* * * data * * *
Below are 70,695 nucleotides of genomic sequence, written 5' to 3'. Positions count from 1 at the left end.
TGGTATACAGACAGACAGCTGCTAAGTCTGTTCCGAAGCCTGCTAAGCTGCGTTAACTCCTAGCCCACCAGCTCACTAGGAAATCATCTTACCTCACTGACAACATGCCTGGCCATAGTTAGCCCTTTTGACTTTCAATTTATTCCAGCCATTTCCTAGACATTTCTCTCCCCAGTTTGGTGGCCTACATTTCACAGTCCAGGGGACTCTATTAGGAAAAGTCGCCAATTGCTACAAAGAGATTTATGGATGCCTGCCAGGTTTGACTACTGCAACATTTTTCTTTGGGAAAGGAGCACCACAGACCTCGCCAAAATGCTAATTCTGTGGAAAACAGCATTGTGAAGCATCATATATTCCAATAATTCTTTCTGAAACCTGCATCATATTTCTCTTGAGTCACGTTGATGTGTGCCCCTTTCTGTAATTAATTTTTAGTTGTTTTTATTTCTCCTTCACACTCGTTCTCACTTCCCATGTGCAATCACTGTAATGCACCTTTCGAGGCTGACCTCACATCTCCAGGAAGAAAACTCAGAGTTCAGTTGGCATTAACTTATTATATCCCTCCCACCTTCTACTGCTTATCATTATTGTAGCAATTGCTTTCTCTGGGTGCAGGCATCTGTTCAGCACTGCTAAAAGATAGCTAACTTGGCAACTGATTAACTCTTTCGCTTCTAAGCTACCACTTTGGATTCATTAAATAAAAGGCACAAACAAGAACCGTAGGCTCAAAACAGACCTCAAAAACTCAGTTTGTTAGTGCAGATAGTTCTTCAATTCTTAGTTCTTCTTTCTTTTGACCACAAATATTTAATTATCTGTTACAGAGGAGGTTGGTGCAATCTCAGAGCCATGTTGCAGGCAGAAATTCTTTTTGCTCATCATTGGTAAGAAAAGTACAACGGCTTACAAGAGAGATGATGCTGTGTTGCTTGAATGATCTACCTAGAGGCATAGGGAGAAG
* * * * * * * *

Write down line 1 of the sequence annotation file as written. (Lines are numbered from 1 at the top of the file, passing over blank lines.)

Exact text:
Below are 70,695 nucleotides of genomic sequence, written 5' to 3'. Positions count from 1 at the left end.